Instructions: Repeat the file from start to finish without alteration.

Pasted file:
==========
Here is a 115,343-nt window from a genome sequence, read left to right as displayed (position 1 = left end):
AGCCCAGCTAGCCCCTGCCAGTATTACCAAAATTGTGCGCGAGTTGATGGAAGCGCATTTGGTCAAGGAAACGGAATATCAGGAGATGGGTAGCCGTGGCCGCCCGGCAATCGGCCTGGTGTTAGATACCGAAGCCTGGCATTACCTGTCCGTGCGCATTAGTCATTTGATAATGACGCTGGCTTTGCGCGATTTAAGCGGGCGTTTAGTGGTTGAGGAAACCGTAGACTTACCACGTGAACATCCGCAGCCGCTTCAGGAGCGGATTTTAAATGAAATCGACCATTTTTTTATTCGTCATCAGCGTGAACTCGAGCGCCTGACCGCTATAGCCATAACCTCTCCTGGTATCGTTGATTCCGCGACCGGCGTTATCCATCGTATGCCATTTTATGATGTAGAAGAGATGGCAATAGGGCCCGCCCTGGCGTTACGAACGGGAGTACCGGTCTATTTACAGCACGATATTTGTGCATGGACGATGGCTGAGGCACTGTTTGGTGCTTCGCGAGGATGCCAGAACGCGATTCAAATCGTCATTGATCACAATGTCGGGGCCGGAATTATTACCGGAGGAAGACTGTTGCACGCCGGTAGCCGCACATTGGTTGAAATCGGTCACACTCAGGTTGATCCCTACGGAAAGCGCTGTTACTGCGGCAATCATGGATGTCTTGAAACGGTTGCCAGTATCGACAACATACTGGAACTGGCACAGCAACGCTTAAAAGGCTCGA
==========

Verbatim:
Here is a 115,343-nt window from a genome sequence, read left to right as displayed (position 1 = left end):
AGCCCAGCTAGCCCCTGCCAGTATTACCAAAATTGTGCGCGAGTTGATGGAAGCGCATTTGGTCAAGGAAACGGAATATCAGGAGATGGGTAGCCGTGGCCGCCCGGCAATCGGCCTGGTGTTAGATACCGAAGCCTGGCATTACCTGTCCGTGCGCATTAGTCATTTGATAATGACGCTGGCTTTGCGCGATTTAAGCGGGCGTTTAGTGGTTGAGGAAACCGTAGACTTACCACGTGAACATCCGCAGCCGCTTCAGGAGCGGATTTTAAATGAAATCGACCATTTTTTTATTCGTCATCAGCGTGAACTCGAGCGCCTGACCGCTATAGCCATAACCTCTCCTGGTATCGTTGATTCCGCGACCGGCGTTATCCATCGTATGCCATTTTATGATGTAGAAGAGATGGCAATAGGGCCCGCCCTGGCGTTACGAACGGGAGTACCGGTCTATTTACAGCACGATATTTGTGCATGGACGATGGCTGAGGCACTGTTTGGTGCTTCGCGAGGATGCCAGAACGCGATTCAAATCGTCATTGATCACAATGTCGGGGCCGGAATTATTACCGGAGGAAGACTGTTGCACGCCGGTAGCCGCACATTGGTTGAAATCGGTCACACTCAGGTTGATCCCTACGGAAAGCGCTGTTACTGCGGCAATCATGGATGTCTTGAAACGGTTGCCAGTATCGACAACATACTGGAACTGGCACAGCAACGCTTAAAAGGCTCGA